Thursday, July 01, 2010

Artichokes and attitudes

Market, Mayenne, Monday
Originally uploaded by goforchris.
I suppose the notion of a bustling, sunny market brimming with vegetables and redolent of cheese springs most readily to mind of the average non-French person if they think about France. And the atmosphere was certainly present when we attended the Monday market in Mayenne, in pays de la Loire, last week (was it only last week?). The sun was hot, our friend Claudine had shopping to do, and I bought a pair of trousers - something I would have been reluctant to embark on without a pal. The stalls were piled high with glistening tomatoes, artichokes (always a snare and a delusion, IMO) and onions, and the cheeses were immense. Men in a variety of headgear sat around in caf├ęs as their wives shopped - they were, apparently, obviously in from the surrounding countryside. The hats gave them away.

Maybe that last piece of information is the key to what feels so different. I actually feel much more at home among French language and French food than I used to; it doesn't feel nearly as foreign as I remember from that first visit to Paris almost exactly half a century ago. But this familiarity is, I think, deceptive. Visiting small towns, where any foreign tourist might be considered well and truly lost, gives me the sense of the real difference. Everyone is charming - so polite with their greetings when you enter the bakery, so delighted because this obvious foreigner can understand them and speak back (mistakes and all) - but conversation reveals the kind of attitudes I'd associate with the Outer Hebrides of the '50s, the serious take on what constitutes a decent life, the prejudice against attitudes that most of us in my own environment take for granted.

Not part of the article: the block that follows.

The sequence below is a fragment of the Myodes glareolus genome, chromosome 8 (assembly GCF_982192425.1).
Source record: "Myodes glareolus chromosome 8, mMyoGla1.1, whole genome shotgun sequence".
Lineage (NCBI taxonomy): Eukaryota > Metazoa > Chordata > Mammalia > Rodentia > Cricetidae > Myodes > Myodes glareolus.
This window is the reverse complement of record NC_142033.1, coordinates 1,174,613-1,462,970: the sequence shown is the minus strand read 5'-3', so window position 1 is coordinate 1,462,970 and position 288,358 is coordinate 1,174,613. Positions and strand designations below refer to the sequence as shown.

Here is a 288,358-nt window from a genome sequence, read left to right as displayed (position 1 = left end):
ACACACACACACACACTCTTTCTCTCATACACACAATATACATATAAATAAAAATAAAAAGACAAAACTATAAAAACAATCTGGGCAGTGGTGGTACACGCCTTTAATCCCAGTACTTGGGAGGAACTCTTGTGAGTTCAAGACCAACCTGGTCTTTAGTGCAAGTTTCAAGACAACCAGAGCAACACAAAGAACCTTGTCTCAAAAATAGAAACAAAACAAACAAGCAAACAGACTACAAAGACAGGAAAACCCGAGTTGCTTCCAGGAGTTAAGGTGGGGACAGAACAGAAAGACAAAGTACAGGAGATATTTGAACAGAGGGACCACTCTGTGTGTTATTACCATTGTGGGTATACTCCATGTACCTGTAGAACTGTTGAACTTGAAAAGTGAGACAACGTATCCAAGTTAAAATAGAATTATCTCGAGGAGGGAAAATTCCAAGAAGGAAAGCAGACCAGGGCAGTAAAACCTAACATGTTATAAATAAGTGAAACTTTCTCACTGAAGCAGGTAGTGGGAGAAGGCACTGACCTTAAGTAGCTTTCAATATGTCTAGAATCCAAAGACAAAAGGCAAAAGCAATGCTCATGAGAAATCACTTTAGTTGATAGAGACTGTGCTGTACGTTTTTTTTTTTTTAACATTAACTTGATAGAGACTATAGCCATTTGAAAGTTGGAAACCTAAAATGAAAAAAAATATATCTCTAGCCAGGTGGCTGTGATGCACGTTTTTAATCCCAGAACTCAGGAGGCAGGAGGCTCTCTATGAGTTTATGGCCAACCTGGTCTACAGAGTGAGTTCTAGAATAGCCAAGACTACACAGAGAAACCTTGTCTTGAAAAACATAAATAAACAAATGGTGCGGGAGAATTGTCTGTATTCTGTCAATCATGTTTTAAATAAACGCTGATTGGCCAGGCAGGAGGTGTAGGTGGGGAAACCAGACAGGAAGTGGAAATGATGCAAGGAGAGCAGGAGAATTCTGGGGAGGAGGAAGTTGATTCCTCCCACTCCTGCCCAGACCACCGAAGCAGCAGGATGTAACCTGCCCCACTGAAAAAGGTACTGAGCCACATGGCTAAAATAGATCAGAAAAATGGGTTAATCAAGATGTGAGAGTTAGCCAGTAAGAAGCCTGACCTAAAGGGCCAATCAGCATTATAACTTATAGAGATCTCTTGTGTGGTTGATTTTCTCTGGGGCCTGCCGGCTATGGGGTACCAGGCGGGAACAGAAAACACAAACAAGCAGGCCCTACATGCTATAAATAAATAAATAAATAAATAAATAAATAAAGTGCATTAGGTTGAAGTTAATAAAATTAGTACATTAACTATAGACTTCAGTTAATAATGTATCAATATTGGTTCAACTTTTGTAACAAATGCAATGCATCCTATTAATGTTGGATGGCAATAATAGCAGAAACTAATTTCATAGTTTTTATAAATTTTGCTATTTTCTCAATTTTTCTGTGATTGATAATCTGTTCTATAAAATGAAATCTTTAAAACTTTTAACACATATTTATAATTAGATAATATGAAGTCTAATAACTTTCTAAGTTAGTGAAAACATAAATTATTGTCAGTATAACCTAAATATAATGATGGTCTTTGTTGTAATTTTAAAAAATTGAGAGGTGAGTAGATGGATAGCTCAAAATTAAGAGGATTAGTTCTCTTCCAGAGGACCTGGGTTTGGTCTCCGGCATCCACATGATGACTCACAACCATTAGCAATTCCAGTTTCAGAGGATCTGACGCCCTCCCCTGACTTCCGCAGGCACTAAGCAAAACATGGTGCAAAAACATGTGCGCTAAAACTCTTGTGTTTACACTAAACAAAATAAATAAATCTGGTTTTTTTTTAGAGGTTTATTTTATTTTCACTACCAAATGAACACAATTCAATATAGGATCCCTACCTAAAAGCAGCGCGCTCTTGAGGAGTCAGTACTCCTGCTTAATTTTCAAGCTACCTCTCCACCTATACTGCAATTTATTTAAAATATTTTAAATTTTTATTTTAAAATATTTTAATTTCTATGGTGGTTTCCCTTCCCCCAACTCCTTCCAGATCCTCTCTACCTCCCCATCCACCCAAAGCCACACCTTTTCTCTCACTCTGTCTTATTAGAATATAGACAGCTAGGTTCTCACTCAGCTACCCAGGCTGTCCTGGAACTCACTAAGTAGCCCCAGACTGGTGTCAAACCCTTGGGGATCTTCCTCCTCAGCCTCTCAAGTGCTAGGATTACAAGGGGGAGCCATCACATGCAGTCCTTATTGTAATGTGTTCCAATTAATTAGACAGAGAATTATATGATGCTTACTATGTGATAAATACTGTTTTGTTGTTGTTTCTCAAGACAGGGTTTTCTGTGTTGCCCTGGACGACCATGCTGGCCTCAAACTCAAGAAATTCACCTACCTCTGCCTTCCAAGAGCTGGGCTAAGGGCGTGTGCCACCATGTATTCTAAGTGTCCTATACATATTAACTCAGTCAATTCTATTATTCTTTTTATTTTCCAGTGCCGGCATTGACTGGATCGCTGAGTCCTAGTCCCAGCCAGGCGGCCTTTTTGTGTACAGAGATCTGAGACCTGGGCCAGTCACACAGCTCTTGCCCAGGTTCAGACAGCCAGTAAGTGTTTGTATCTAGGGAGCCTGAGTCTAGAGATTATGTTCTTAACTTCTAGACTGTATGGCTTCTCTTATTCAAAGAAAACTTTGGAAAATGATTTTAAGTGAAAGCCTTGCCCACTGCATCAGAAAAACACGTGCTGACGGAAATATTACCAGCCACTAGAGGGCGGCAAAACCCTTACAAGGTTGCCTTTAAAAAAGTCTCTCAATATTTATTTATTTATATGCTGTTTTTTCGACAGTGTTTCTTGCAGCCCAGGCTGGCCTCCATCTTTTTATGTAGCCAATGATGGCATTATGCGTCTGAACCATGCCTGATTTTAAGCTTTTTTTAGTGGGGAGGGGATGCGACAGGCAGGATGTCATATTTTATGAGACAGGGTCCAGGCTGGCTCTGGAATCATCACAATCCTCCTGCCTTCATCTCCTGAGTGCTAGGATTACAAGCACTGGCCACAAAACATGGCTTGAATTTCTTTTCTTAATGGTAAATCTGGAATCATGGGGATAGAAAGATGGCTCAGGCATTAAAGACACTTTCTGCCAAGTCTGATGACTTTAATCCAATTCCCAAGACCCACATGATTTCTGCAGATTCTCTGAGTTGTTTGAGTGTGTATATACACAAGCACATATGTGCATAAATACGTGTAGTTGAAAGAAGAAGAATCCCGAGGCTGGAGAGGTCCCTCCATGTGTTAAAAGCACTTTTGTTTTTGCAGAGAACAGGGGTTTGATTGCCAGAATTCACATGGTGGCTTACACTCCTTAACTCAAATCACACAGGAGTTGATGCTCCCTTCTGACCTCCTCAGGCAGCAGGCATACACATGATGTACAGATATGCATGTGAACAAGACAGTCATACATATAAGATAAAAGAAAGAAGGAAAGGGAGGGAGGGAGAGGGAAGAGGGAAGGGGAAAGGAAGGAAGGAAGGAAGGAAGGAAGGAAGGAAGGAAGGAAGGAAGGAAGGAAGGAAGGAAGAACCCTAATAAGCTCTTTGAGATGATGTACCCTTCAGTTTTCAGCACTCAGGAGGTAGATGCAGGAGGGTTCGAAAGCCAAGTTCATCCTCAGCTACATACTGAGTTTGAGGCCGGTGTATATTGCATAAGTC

I'm the last person to be happy at the rise in public drunken-ness and the debauchery of youthful attitudes, but I think I'd rather have the relaxation of censure and the open-mindedness that comes with it than the instant condemnation of the unco guid. (My French friends and relations are not, I hasten to add, unco guid at all. Whew!)

Funny thing is - decline in public morality is often linked to the decline in religious belief, but contemporary France as I experience it has to feel one of the least religious societies I have encountered. Maybe I don't mix with the right people ...


  1. Thanks for the interesting post, Christine, I have never really gained a proficiency in the language which allows the type of discussion that reveals the kind of attitudes you are speaking of. Having said that, I love the whole ambiance of France, especially the south. Oh for the street markets in Argyll.

  2. Freda, I have to confess that one of our hosts speaks excellent Scottish! However, with a French daughter-in-law and bilingual grand-daughter as well as many French friends, my one-time stilted first-year-at-Uni French has become a great deal more useful.

  3. Excellent Scottish, noooooooo!!! just a wee bit!!!

  4. Excellent Scottish? Noooooooooo!!! Just a wee bit.